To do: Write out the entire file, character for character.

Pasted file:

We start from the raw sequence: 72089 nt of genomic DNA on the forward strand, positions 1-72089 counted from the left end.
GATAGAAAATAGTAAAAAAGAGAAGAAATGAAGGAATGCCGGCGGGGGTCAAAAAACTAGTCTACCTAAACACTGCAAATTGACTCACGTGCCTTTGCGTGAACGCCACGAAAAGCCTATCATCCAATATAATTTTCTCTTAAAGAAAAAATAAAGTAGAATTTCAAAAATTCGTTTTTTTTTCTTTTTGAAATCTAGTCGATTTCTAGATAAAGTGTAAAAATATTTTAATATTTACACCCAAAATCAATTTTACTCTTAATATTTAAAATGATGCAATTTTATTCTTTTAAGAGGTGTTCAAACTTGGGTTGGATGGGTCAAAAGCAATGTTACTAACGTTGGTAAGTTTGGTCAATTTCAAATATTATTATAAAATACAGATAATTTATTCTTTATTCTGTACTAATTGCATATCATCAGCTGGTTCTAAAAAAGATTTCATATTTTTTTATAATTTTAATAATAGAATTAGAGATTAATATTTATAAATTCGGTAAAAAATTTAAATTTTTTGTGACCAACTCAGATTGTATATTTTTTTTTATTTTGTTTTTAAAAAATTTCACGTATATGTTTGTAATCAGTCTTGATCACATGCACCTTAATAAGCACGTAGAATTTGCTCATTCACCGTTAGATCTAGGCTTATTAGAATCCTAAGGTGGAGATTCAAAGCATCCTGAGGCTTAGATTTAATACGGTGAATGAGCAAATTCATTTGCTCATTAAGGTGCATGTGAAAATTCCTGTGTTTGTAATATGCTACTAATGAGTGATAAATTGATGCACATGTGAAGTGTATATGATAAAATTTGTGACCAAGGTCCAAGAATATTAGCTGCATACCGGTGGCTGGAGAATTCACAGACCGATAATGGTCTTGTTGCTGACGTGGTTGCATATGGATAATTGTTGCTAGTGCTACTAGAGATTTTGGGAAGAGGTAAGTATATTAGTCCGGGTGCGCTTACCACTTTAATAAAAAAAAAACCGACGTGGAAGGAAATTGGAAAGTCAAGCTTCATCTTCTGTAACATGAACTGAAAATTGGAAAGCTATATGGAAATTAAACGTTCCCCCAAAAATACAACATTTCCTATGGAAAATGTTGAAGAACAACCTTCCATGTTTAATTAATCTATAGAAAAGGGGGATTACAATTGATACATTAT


We start from the raw sequence: 72089 nt of genomic DNA on the forward strand, positions 1-72089 counted from the left end.
GATAGAAAATAGTAAAAAAGAGAAGAAATGAAGGAATGCCGGCGGGGGTCAAAAAACTAGTCTACCTAAACACTGCAAATTGACTCACGTGCCTTTGCGTGAACGCCACGAAAAGCCTATCATCCAATATAATTTTCTCTTAAAGAAAAAATAAAGTAGAATTTCAAAAATTCGTTTTTTTTTCTTTTTGAAATCTAGTCGATTTCTAGATAAAGTGTAAAAATATTTTAATATTTACACCCAAAATCAATTTTACTCTTAATATTTAAAATGATGCAATTTTATTCTTTTAAGAGGTGTTCAAACTTGGGTTGGATGGGTCAAAAGCAATGTTACTAACGTTGGTAAGTTTGGTCAATTTCAAATATTATTATAAAATACAGATAATTTATTCTTTATTCTGTACTAATTGCATATCATCAGCTGGTTCTAAAAAAGATTTCATATTTTTTTATAATTTTAATAATAGAATTAGAGATTAATATTTATAAATTCGGTAAAAAATTTAAATTTTTTGTGACCAACTCAGATTGTATATTTTTTTTTATTTTGTTTTTAAAAAATTTCACGTATATGTTTGTAATCAGTCTTGATCACATGCACCTTAATAAGCACGTAGAATTTGCTCATTCACCGTTAGATCTAGGCTTATTAGAATCCTAAGGTGGAGATTCAAAGCATCCTGAGGCTTAGATTTAATACGGTGAATGAGCAAATTCATTTGCTCATTAAGGTGCATGTGAAAATTCCTGTGTTTGTAATATGCTACTAATGAGTGATAAATTGATGCACATGTGAAGTGTATATGATAAAATTTGTGACCAAGGTCCAAGAATATTAGCTGCATACCGGTGGCTGGAGAATTCACAGACCGATAATGGTCTTGTTGCTGACGTGGTTGCATATGGATAATTGTTGCTAGTGCTACTAGAGATTTTGGGAAGAGGTAAGTATATTAGTCCGGGTGCGCTTACCACTTTAATAAAAAAAAAACCGACGTGGAAGGAAATTGGAAAGTCAAGCTTCATCTTCTGTAACATGAACTGAAAATTGGAAAGCTATATGGAAATTAAACGTTCCCCCAAAAATACAACATTTCCTATGGAAAATGTTGAAGAACAACCTTCCATGTTTAATTAATCTATAGAAAAGGGGGATTACAATTGATACATTAT